The rule has no applicability to the case at bar. The maxim "casus omisus" can operate and apply only if and when the omission has been clearly established. In the case under consideration, it has already been shown that the legislature did not exclude or omit justices of the peace from the enumeration of officers precluded from engaging in partisan political activities. Rather, they were merely called by another term. In the new law, or Section 54 of the Revised Election Code, justices of the peace were just called "judges."chanrobles virtual law library

In insisting on the application of the rule of "casus omisus" to this case, defendant-appellee cites authorities to the effect that the said rule, being restrictive in nature, has more particular application to statutes that should be strictly construed. It is pointed out that Section 54 must be strictly construed against the government since proceedings under it are criminal in nature and the jurisprudence is settled that penal statutes should be strictly interpreted against the state.chanroblesvirtualawlibrarychanrobles virtual law library

Amplifying on the above argument regarding strict interpretation of penal statutes, defendant asserts that the spirit of fair play and due process demand such strict construction in order to give "fair warning of what the law intends to do, if a certain line is passed, in language that the common world will understand." (Justice Holmes, in McBoyle v. U.S., 283 U.S. 25, L. Ed. 816).chanroblesvirtualawlibrarychanrobles virtual law library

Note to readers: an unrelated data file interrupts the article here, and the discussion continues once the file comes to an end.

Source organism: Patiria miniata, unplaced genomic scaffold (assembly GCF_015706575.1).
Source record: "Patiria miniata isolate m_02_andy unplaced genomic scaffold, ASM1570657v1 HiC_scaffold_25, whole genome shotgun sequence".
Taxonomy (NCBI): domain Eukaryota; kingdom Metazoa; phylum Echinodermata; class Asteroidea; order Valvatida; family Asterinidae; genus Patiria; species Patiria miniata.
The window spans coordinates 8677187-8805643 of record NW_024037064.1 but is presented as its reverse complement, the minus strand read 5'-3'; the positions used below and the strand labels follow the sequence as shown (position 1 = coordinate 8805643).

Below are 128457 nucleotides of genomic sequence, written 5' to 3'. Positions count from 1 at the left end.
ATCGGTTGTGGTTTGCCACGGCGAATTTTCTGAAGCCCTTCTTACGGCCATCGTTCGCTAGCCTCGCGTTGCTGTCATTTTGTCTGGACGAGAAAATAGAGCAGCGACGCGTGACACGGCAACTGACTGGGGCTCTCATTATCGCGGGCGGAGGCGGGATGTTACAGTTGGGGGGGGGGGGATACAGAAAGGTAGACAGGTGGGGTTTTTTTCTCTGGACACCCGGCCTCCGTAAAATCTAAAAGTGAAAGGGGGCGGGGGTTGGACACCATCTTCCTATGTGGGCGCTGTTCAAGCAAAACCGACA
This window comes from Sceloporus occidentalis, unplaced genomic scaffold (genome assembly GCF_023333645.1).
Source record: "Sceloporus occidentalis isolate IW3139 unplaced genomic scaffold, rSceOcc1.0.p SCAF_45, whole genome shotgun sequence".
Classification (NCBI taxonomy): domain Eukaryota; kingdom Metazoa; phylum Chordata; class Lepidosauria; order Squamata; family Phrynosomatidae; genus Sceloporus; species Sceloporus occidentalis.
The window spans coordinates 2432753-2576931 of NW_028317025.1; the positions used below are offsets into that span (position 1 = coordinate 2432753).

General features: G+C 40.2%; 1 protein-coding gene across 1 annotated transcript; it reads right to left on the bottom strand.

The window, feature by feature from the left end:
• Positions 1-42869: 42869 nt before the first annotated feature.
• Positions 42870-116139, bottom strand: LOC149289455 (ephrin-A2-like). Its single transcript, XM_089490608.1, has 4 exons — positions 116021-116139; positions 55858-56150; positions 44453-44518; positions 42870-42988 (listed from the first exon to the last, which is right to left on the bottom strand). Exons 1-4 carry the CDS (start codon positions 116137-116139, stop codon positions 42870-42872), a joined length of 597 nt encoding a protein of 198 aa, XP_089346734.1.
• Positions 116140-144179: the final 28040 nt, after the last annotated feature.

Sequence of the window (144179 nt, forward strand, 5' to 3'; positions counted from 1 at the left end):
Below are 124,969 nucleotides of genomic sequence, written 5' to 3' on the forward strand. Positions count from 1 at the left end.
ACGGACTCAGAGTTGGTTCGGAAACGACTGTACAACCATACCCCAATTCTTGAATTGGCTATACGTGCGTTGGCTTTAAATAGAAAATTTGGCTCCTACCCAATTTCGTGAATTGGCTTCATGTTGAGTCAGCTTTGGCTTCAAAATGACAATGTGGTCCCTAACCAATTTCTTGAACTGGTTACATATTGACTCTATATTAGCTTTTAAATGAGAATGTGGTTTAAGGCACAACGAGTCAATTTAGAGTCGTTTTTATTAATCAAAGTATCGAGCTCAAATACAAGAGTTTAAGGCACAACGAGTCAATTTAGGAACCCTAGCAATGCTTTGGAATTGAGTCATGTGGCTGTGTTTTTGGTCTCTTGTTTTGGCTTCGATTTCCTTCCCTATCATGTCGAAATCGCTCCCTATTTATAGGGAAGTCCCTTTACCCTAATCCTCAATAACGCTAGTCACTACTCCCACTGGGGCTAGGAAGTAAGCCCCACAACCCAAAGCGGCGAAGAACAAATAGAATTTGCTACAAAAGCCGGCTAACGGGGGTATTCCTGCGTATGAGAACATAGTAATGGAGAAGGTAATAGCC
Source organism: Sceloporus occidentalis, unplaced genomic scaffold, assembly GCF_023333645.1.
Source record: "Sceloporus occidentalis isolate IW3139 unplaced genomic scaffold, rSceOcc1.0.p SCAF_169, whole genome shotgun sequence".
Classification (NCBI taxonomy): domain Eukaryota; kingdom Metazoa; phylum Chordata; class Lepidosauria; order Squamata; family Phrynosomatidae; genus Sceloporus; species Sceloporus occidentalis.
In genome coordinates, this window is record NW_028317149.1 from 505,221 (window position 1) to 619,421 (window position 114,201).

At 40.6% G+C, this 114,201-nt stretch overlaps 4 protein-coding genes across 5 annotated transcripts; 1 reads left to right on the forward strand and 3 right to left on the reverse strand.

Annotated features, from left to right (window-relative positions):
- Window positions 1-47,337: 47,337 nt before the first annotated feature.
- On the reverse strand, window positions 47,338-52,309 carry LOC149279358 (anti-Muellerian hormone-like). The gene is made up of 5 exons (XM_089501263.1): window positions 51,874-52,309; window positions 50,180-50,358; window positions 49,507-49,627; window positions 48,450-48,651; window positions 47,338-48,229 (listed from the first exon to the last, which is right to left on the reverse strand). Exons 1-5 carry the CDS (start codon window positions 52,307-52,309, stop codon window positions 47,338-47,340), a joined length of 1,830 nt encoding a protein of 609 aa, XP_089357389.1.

The application of the rule of "casus omisus" does not proceed from the mere fact that a case is criminal in nature, but rather from a reasonable certainty that a particular person, object or thing has been omitted from a legislative enumeration. In the present case, and for reasons already mentioned, there has been no such omission. There has only been a substitution of terms.chanroblesvirtualawlibrarychanrobles virtual law library

The rule that penal statutes are given a strict construction is not the only factor controlling the interpretation of such laws; instead, the rule merely serves as an additional, single factor to be considered as an aid in determining the meaning of penal laws. This has been recognized time and again by decisions of various courts. (3 Sutherland, Statutory Construction, p. 56.) Thus, cases will frequently be found enunciating the principle that the intent of the legislature will govern (U.S. vs. Corbet, 215 U.S. 233). It is to be noted that a strict construction should not be permitted to defeat the policy and purposes of the statute (Ash Sheep Co. v. U.S., 252 U.S. 159). The court may consider the spirit and reason of a statute, as in this particular instance, where a literal meaning would lead to absurdity, contradiction, injustice, or would defeat the clear purpose of the law makers (Crawford, Interpretation of Laws, Sec. 78, p. 294). A Federal District court in the U.S. has well said: